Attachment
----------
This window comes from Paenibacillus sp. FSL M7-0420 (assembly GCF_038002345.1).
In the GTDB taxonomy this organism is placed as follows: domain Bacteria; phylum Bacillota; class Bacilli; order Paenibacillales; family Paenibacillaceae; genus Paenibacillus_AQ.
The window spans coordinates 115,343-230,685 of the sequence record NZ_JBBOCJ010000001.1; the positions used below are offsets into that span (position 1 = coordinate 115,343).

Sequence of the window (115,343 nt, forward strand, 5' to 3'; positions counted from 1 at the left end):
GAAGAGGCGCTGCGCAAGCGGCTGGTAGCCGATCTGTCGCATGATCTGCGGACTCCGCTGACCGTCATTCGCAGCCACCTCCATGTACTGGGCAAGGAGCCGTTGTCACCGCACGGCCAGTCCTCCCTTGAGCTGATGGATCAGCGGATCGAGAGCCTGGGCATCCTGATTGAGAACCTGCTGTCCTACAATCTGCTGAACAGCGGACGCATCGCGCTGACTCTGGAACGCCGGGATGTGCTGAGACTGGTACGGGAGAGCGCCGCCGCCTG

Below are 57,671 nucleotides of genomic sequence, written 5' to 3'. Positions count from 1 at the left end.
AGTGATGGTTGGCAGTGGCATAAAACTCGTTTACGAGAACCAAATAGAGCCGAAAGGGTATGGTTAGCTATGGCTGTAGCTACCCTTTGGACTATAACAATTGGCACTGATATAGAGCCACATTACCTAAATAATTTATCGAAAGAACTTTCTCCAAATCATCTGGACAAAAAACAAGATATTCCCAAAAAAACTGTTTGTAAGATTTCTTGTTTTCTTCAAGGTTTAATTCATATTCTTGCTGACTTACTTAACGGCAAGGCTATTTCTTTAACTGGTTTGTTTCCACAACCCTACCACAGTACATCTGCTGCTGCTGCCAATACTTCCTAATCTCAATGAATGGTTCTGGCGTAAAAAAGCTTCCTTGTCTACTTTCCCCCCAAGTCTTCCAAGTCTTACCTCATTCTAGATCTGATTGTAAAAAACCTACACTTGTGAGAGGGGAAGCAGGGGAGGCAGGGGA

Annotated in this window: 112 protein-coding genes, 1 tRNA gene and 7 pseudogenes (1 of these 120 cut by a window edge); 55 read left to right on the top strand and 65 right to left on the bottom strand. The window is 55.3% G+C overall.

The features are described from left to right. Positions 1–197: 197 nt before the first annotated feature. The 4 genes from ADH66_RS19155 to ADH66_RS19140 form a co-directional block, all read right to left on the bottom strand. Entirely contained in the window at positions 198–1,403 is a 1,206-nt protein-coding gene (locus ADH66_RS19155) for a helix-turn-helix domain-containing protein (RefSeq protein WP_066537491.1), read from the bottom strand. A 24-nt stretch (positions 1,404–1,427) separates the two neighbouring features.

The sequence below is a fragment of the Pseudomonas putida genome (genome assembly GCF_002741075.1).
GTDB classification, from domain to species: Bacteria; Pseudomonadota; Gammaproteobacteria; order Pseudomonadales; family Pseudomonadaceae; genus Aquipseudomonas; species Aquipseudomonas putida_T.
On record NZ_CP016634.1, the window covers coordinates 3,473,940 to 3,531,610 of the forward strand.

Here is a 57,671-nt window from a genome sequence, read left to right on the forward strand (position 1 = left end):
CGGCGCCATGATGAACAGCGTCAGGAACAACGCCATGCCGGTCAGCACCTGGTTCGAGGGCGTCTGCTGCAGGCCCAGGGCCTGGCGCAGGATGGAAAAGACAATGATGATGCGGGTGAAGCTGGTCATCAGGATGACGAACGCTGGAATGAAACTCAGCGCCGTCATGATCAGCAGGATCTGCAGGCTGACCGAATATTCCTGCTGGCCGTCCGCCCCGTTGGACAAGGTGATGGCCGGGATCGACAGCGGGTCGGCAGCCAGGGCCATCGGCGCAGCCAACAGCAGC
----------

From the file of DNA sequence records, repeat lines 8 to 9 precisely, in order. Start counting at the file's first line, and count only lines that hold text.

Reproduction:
Annotated in this window: 112 protein-coding genes, 1 tRNA gene and 7 pseudogenes (1 of these 120 cut by a window edge); 55 read left to right on the top strand and 65 right to left on the bottom strand. The window is 55.3% G+C overall.

The features are described from left to right. Positions 1–197: 197 nt before the first annotated feature. The 4 genes from ADH66_RS19155 to ADH66_RS19140 form a co-directional block, all read right to left on the bottom strand. Entirely contained in the window at positions 198–1,403 is a 1,206-nt protein-coding gene (locus ADH66_RS19155) for a helix-turn-helix domain-containing protein (RefSeq protein WP_066537491.1), read from the bottom strand. A 24-nt stretch (positions 1,404–1,427) separates the two neighbouring features.